First Bishop of Charleston, South Carolina, U.S.A.; b. September 23, 1786, d. April 11, 1842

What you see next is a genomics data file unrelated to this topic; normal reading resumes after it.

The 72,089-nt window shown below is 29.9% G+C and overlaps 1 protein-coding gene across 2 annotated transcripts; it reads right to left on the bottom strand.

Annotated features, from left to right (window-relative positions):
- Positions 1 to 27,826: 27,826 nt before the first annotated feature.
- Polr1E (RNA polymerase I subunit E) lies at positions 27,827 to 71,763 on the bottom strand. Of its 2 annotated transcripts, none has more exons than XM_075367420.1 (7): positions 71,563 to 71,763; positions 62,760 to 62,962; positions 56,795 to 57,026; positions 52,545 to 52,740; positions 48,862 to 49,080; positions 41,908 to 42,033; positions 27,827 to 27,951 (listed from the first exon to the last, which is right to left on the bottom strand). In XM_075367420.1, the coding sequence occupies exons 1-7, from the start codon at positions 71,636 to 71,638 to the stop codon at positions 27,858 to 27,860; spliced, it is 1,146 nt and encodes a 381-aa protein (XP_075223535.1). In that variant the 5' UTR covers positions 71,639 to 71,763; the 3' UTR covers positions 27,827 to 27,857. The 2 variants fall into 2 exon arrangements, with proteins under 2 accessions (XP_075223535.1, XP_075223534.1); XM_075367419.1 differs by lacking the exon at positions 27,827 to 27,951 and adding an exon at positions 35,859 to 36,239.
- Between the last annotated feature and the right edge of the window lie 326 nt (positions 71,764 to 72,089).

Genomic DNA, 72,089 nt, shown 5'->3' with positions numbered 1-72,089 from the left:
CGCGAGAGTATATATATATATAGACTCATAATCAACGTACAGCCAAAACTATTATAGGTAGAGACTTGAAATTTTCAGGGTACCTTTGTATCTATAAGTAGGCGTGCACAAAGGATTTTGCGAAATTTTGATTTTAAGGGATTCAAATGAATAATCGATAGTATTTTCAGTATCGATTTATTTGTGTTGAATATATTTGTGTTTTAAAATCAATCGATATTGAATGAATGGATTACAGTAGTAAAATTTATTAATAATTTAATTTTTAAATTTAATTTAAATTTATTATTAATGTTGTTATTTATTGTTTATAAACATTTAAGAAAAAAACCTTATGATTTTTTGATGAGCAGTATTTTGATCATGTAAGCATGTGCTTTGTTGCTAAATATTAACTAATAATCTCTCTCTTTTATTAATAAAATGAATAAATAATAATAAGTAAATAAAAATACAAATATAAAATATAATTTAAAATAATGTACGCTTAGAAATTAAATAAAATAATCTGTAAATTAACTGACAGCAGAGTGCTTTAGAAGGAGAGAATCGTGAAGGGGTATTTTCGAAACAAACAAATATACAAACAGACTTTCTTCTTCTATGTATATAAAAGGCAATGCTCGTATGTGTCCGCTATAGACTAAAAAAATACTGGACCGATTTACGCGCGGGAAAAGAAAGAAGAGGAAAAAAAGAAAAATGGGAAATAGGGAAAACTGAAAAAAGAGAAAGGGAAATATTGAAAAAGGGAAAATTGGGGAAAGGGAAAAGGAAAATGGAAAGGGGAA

England, JOHN, first Bishop of Charleston, South Carolina, U.S.A.; b. September 23, 1786, in Cork, Ireland; d. at Charleston, April 11, 1842. He was educated in Cork until his fifteenth year, was then taught privately for two years, and entered Carlow College, August 31, 1803. In his nineteenth year he began to deliver catechetical instructions in the parish chapel and zealously instructed the soldiers in garrison at Cork. He also established a female reformatory together with male and female poor schools. Out of these schools grew the Presentation Convent. He was ordained priest in Cork, October 10, 1809, and was appointed lecturer at the cathedral. Wherever he preached people thronged to hear him. Pending the opening of the Magdalen Asylum he maintained and ministered to many applicants. In the same year he published the “Religious Repertory”, established a circulating library in the parish of St. Mary, Shandon, and attended the city jail. In the elections of 1812 he fearlessly exerted his influence, maintaining that, “in vindicating the political rights of his countrymen, he was but asserting their liberty of conscience”. In the same year he was appointed president of the new diocesan College of St. Mary, where he taught theology. In 1814 he vigorously and successfully assailed with tongue and pen the insidious Veto measure which threatened disaster to the Church in Ireland. Next to O’Connell’s his influence was the greatest in the agitation which culminated in Catholic Emancipation. To help this cause he founded “The Chronicle” which he continued to edit until he left Ireland. In 1817 he was appointed parish priest of Bandon. (The bigotry and prejudice of this city at that time may be conjectured from the inscription over its gates: “Turk, Jew or Atheist may enter here, but not a Papist.”) In spite of the prejudices which he found there, he soon conciliated men of every sect and party.